As Pastor Ben opened the series last week with the first eleven verses, he held high the gospel of free, undeserved grace Christians receive in the gospel. The opening verse in the chapter and the great theme in his sermon came from v. 1, which reads,
1 There is therefore now no condemnation for those who are in Christ Jesus.
This means that everyone who is “in Christ” has no condemnation from God, not that we don’t deserve condemnation because of our sin but that we have no condemnation because God sent Jesus into the world to take our condemnation for us.
Some of you know that I went through the ordination process this fall. It involved a lengthy oral exam and the writing of a dense theological paper. One of the questions you’re required to answer in the paper asks, “What does it mean that you are in ‘union with Christ?’” This is the theme highlighted in verse one of Romans 8. For those “in Christ,” there is now no condemnation. So what does it mean to be “in Christ”? I wrote in my ordination paper,
Nearly one hundred times in the New Testament we read of believers being in Christ (e.g., 2 Cor 5:17; 1 Pet 5:14). Even more occurrences surface when we include variations of the phrase. In fact, sometimes the biblical authors even speak of Christ being in believers, not just believers being in Christ (Jn 15:4; Col 1:27). Union in Christ covers a range of aspects related to a believer’s salvation.
Simply put, to be in union with Christ is to have your life (now and into eternity) bound together with Christ in such a way that you receive all the saving benefits of the gospel (Col 3:3–4). To put it even more simply, union with Christ is like placing everything good about the gospel into a sack, labeling the sack “in Christ,” and handing it to a believer.
Last week Pastor Ben’s sermon took that sack of blessings, turned it upside down upon our heads, and shook for thirty-five minutes the glories of the gospel into our laps.
But the question hung out there, “What now?” If God has taken away all of our condemnation and corruption through Jesus because we are “in Christ,” do we have anything to do? Our passage this morning answers the question of “What now?” Because of the gospel reality that we are in union with Jesus and thus have no condemnation, in the power of the Spirit of God, Christians now begin to put our sin to death.
1. Put the flesh to death (by the power of the Spirit), vv. 12–14
Look with me at it in the words of our passage.
12 So then, brothers, we are debtors, not to the flesh, to live according to the flesh. 13 For if you live according to the flesh you will die, but if by the Spirit you put to death the deeds of the body, you will live. 14 For all who are led by the Spirit of God are sons of God.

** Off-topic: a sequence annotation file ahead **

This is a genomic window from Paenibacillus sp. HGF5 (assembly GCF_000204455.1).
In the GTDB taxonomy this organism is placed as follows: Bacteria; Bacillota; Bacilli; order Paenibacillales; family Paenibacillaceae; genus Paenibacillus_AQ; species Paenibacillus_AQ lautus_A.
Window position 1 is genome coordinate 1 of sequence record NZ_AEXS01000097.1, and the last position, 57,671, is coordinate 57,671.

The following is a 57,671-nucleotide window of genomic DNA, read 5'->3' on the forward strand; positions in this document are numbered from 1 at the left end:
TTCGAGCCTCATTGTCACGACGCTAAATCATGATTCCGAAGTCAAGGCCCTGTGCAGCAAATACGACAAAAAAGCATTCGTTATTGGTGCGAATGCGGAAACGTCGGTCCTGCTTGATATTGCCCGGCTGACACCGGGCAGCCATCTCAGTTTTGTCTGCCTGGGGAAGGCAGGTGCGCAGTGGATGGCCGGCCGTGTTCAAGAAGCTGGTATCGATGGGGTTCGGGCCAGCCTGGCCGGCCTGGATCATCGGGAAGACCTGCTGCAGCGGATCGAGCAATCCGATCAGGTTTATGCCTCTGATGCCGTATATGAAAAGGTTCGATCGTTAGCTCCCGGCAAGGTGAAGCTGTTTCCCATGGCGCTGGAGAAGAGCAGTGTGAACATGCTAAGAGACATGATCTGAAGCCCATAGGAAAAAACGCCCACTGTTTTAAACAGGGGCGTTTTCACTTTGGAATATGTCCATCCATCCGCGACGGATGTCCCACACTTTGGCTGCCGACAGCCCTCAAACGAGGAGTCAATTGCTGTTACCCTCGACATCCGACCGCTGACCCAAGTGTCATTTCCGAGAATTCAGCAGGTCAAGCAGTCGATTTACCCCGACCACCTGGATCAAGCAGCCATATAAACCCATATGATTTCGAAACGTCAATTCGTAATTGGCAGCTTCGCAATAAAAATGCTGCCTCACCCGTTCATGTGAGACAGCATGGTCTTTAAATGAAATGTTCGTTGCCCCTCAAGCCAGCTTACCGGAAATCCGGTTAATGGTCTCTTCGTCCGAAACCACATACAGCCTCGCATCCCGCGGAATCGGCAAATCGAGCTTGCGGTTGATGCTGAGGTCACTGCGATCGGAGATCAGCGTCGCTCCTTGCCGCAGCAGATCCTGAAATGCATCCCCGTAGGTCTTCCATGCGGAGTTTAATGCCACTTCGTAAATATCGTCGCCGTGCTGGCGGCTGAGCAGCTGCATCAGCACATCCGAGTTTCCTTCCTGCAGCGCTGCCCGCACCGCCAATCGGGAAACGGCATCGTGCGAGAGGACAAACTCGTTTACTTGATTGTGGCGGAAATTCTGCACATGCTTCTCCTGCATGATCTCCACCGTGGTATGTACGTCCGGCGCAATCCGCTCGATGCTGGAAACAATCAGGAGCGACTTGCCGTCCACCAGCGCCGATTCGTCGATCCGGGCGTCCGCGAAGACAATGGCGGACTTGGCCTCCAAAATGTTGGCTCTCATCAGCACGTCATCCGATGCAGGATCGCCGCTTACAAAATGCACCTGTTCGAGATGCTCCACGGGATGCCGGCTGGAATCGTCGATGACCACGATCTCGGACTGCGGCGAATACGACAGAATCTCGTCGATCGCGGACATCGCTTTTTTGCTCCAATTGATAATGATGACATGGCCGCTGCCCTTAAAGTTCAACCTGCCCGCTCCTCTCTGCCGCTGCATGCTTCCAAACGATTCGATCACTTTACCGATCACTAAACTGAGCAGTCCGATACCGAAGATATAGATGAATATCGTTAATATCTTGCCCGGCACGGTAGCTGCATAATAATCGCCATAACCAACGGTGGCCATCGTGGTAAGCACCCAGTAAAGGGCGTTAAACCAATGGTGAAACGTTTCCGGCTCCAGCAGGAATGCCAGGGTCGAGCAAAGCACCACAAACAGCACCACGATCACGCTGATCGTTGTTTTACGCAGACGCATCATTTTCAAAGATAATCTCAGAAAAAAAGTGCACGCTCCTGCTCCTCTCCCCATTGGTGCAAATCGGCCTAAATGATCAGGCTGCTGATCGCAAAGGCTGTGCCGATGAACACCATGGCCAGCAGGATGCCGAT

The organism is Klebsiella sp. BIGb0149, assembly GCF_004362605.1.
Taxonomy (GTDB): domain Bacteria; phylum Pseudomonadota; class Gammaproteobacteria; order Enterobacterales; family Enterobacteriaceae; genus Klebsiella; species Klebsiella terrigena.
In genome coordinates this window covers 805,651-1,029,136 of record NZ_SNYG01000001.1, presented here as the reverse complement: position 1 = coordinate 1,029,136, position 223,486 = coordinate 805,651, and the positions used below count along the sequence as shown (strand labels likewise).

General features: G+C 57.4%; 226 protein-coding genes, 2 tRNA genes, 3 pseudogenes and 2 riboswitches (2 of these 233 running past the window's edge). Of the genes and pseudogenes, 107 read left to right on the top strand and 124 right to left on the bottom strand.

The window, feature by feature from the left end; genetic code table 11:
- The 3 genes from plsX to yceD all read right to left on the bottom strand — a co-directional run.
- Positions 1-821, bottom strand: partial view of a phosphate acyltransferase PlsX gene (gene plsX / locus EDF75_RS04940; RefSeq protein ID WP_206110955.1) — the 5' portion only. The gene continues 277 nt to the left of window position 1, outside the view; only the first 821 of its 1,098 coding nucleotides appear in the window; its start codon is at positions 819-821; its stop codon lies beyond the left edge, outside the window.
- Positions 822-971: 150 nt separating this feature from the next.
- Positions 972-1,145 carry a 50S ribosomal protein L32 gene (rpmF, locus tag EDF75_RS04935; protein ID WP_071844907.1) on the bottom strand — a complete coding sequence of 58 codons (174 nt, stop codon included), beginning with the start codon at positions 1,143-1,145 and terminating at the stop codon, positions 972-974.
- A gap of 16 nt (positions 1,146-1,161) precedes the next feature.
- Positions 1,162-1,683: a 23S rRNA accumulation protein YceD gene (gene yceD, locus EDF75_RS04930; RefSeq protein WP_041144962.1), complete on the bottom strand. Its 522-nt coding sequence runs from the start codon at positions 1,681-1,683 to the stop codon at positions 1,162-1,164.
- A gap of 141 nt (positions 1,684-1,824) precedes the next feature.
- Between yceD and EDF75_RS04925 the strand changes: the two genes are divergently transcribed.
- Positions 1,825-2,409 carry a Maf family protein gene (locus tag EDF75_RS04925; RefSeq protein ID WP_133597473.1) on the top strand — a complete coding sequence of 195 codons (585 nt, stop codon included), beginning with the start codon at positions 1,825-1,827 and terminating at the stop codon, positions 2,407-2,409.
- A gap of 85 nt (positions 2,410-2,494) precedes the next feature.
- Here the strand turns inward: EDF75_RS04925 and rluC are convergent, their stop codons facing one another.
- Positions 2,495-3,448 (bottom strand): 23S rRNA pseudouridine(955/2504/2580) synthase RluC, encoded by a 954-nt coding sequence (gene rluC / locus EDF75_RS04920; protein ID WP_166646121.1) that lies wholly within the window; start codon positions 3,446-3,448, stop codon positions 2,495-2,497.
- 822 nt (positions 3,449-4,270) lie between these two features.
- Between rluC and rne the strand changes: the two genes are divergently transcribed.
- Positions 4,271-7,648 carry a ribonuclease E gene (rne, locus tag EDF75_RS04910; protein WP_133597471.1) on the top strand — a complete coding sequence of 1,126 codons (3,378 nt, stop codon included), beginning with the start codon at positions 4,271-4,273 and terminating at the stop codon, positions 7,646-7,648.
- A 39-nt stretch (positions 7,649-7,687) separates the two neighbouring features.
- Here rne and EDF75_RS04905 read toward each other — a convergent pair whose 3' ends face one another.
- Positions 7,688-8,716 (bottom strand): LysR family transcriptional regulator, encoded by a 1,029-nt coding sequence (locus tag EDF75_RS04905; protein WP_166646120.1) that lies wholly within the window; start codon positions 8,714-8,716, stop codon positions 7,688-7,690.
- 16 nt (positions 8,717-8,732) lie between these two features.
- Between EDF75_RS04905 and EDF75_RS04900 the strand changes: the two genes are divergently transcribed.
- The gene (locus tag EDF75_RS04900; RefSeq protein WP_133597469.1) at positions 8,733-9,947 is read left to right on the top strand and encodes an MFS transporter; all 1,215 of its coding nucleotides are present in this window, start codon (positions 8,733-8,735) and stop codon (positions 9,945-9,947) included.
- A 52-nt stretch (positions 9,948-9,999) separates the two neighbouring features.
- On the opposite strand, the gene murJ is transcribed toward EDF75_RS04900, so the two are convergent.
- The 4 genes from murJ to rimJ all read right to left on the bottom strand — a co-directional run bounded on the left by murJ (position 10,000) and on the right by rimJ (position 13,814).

Paul begins with, “so then.” In light of all the treasures of heaven promised to us in the gospel, what are we to do? Answer: We are to put our sin to death in the power of the Holy Spirit.
Paul proclaims that because Jesus has freed us from the prison of sin, we need to not stay in prison any longer. Jesus threw open the prison door, so walk out of prison. Don’t say in bondage. That’s what Paul is saying. And he uses violent language to do so. “For if you live according to the flesh,” he writes in v. 13, “you will die, but if by the Spirit you put to death the deeds of the body, you will live.” That’s violent language.
A pastor in the seventeenth century named John Owen wrote a book called The Mortification of Sin. I re-read it last year. The famous line in the book says, “Be killing sin or sin will be killing you.”
Jesus spoke often about this type of violence against our own sin, the war of the Christian life, the “be killing sin” part of Christianity. I’ll give one example from the gospel of Matthew. Jesus uses deliberate overstatement to make his point.
27 “You have heard that it was said, ‘You shall not commit adultery.’ 28 But I say to you that everyone who looks at a woman with lustful intent has already committed adultery with her in his heart. 29 If your right eye causes you to sin, tear it out and throw it away. For it is better that you lose one of your members than that your whole body be thrown into hell. 30 And if your right hand causes you to sin, cut it off and throw it away. For it is better that you lose one of your members than that your whole body go into hell.(Matthew 5:27–32)
Notice that the point of Jesus’s words in Matthew 5 and the words of Paul in Romans 8, do not command us to go on a “sin diet,” like we just sin less and then have some “cheat meals” here and there. God commands us to starve sin, not diet from sin. Christians don’t seek to limit our sin; we do whatever we have to do to eliminate our sin.
And the word “our” in “our sin” is key. Christian, be far more concerned about your greed than the greed of corporate America. Be far more concerned about the sex viewed on your smartphone than the sex filmed in Hollywood. Be far more concerned about the health of your marriage than the cheapening of marriage by our government. God’s view of sin is that of something dangerous, something that robs us of joy and God of his glory. We don’t have this view; sin is something we laugh at and coddle.